Horizons, History, Bells and Years

It all started as a walk on the beach at sunset with Puppy Stan. The horizon was pencilled out and had me looking foward:

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Horizon

Puppy Stan was in pensive mood and was basking in the here and now:

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Puppy Stan

We couldn’t resist driving out along the Copper Coast just to see how it looked in the gloaming.

Driving along, I was very conscious of the word ‘year’ and how the Irish language seems to capture ‘last year’ and ‘next year’ so much more deeply than English does.

‘Last year’ is ‘An bhliain seo caite,’ literally,’the/this year spent/used up,’ and ‘Next year’ is ‘An bhliain seo chugainn,’ literally, ‘the/this year toward us.’ I love the way the Irish is so much more dynamic and, indeed questioning, than English.

Pondering on all this, I nearly missed the fact that the door of the Catholic Churchv in Bonmahon was ajar. I couldn’t resist stopping and seizing the opportunity to go in and see how it was looking.

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Bonmahon Church, Co. Waterford

The building that is now the church has served a host of different functions as a little notice on the gate post outlines.

It was originally built as a Temperance Hall as drunkenness had been a major problem for the mining company that was operating in the 1800s. A locally based temperance movement led by priests managed to wipe out drinking in 1839 through exhortation by the usecof “Temperance Police.” From 1840, the miners could come tobthe Hall, join the Temperance Band and drink non-intoxicating beverages.

The building was used as a famine-relief centre in 1846-7 and then became a fever hospital before being converted into a church.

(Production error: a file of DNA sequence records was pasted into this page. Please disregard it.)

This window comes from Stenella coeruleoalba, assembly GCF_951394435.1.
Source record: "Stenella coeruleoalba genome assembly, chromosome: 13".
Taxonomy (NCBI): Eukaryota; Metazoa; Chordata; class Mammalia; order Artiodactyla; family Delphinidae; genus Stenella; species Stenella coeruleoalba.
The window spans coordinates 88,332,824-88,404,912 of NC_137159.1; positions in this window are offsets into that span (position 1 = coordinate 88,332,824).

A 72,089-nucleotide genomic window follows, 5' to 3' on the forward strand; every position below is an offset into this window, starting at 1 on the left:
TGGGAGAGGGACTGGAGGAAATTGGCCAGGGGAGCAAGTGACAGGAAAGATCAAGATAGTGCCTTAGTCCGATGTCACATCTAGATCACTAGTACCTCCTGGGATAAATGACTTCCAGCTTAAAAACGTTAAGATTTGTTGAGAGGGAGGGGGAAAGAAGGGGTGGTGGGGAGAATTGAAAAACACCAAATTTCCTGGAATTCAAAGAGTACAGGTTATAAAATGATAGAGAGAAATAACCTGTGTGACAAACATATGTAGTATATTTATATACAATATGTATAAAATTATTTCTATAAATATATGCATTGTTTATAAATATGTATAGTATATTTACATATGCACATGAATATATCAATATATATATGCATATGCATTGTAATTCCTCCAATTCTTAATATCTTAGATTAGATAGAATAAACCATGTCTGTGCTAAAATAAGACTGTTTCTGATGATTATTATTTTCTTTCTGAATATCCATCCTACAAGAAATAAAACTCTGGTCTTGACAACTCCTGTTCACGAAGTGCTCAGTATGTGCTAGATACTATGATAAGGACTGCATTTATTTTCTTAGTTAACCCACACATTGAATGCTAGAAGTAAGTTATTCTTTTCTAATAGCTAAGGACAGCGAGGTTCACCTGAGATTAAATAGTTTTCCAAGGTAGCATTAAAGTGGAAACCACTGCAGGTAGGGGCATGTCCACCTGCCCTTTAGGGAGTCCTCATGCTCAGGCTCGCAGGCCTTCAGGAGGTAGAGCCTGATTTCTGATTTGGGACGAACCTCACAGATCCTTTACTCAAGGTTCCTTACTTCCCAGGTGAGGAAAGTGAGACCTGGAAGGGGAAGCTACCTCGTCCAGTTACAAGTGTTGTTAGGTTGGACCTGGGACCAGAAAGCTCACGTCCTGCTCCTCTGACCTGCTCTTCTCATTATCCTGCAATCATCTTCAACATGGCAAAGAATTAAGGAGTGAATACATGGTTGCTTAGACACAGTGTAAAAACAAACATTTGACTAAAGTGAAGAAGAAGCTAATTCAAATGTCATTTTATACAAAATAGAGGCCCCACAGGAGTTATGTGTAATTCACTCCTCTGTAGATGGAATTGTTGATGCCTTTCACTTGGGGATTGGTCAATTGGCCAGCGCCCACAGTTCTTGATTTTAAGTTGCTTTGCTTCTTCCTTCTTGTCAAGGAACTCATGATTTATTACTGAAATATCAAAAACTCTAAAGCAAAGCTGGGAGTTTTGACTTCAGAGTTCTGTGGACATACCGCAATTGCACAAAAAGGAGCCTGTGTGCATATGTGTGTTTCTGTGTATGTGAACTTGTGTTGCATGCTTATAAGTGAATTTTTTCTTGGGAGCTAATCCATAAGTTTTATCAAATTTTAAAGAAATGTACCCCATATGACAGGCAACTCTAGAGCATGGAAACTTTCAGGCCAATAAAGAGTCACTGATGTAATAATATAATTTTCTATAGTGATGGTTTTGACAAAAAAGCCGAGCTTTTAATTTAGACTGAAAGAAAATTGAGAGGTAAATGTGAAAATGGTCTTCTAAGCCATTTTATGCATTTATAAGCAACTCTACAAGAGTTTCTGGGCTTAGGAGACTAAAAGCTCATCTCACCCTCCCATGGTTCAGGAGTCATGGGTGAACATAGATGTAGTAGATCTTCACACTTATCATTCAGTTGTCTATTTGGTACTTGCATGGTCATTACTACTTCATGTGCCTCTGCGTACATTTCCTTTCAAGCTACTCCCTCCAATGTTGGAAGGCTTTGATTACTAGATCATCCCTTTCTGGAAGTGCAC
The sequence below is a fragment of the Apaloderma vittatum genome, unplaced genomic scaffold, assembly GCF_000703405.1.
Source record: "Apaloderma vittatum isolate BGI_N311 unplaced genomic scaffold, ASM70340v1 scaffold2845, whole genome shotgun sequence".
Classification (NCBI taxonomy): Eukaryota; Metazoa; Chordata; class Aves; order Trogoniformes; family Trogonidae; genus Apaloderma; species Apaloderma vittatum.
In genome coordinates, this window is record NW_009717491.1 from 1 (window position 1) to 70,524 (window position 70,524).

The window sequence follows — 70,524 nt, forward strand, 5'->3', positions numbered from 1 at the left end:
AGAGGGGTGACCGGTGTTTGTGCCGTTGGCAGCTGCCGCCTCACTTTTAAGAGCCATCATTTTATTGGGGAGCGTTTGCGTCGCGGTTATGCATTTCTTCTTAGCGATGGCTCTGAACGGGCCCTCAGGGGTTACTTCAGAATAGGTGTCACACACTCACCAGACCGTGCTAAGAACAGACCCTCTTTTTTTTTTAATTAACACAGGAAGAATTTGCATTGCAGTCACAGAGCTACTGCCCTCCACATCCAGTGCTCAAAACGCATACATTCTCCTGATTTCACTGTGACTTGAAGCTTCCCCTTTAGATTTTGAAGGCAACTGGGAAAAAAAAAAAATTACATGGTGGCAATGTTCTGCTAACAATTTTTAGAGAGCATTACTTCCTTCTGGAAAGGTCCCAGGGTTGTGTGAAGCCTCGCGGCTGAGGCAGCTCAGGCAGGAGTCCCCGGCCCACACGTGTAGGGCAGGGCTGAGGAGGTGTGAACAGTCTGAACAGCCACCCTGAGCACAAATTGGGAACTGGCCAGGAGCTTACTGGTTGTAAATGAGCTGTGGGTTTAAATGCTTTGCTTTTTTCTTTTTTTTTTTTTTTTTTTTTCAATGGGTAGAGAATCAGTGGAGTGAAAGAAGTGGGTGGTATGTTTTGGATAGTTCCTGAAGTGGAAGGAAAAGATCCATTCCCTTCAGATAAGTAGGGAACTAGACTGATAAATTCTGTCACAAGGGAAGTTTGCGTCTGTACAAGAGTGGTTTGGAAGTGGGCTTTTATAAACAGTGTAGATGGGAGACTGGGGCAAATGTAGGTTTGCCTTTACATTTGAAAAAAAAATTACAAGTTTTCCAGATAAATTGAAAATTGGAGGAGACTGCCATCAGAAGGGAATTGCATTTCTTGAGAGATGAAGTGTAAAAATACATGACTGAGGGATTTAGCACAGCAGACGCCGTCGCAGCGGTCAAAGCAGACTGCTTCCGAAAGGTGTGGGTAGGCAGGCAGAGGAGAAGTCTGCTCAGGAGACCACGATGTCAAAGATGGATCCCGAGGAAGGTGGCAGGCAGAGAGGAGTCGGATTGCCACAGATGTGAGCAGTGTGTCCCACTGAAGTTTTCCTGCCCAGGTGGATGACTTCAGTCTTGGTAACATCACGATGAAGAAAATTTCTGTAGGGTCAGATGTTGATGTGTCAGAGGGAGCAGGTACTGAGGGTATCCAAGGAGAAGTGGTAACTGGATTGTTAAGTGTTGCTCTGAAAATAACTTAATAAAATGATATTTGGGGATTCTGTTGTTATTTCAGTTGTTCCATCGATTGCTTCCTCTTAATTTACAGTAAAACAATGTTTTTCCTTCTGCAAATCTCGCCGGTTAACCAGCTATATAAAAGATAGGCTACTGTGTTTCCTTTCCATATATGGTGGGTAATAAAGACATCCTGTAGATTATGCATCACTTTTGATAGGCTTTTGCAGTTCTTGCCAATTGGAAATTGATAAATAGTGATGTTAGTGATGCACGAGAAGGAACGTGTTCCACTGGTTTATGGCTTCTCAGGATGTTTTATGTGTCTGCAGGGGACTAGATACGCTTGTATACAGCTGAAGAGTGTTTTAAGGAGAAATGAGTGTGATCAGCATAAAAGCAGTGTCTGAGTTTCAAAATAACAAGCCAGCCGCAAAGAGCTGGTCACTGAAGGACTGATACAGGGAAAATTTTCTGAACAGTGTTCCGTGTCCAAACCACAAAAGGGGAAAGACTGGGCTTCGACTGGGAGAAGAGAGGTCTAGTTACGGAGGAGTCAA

The church was empty when I was there and I could feel its past enveloping me. My instinct was to light candles in memory of those who had spent time there in so many different capacities:

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Interior of Bonmahon Church

Another part of me longed to ring the big bell outside the church to summon all the members of the local community for a celebration of the very last Friday of 2016.

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Let the Bell Ring!

But I didn’t have the guts. Maybe when I am older and grayer and decked out in purple, I will!

For now, it’s time for bed as The Wishing Stones  Ritual for New Year’s Eve is almost upon us.

 

 

 

 

 

 

 

 

 

 

 

Plámás and the Art of Flattery ~ Gatherings from Ireland # 92

There’s times when Irish words just fly into my head. I was taking a breather yesterday from some rather mundane activities ~ the kind I read once that heroines in romantic-fiction never have to bother about ~ overdue library books, a trail of ashes leading from the fire to the backdoor, hairbrush falling down the loo ….. No doubt you could add to the list.

Anyway, for much-needed ‘diversion,’ I was perusing my late father’s Treasury of  Humorous Quotations and came on this one under the heading of Flattery from Bishop Fulton J. Sheen.

Baloney is the unvarnished lie laid on so thick you hate it. Blarney is flattery laid on so thin you love it. 

Plámás  was the only word I could think of  arising from all this as it seems to sit very comfortably between the two ‘Bs.’

Google got into a bit of bother with ‘Plámás’ and had me reading all about ‘Plasma’ for a while.

Well, Plámás , a Plámáser  and Plámásing are indeed about the Art of Flattery ~ Irish-style.  We’re not talking ‘blarney’ here. We’re talking about the guy ~ it seems to be men who are the plámásers ~ who are masters at smathering one with ‘love’ and ‘pet’ and ‘aren’t you looking well today’ (when you’re like a dogs dinner) and manage to get you to buy something that you didn’t really want or need all because you were momentarily distracted by the plámás.  

I have a secret admiration for Plámásers because they catch me every single time. I don’t think there is an ounce of deliberateness involved. I really believe this art  is passed on in the Irish genes!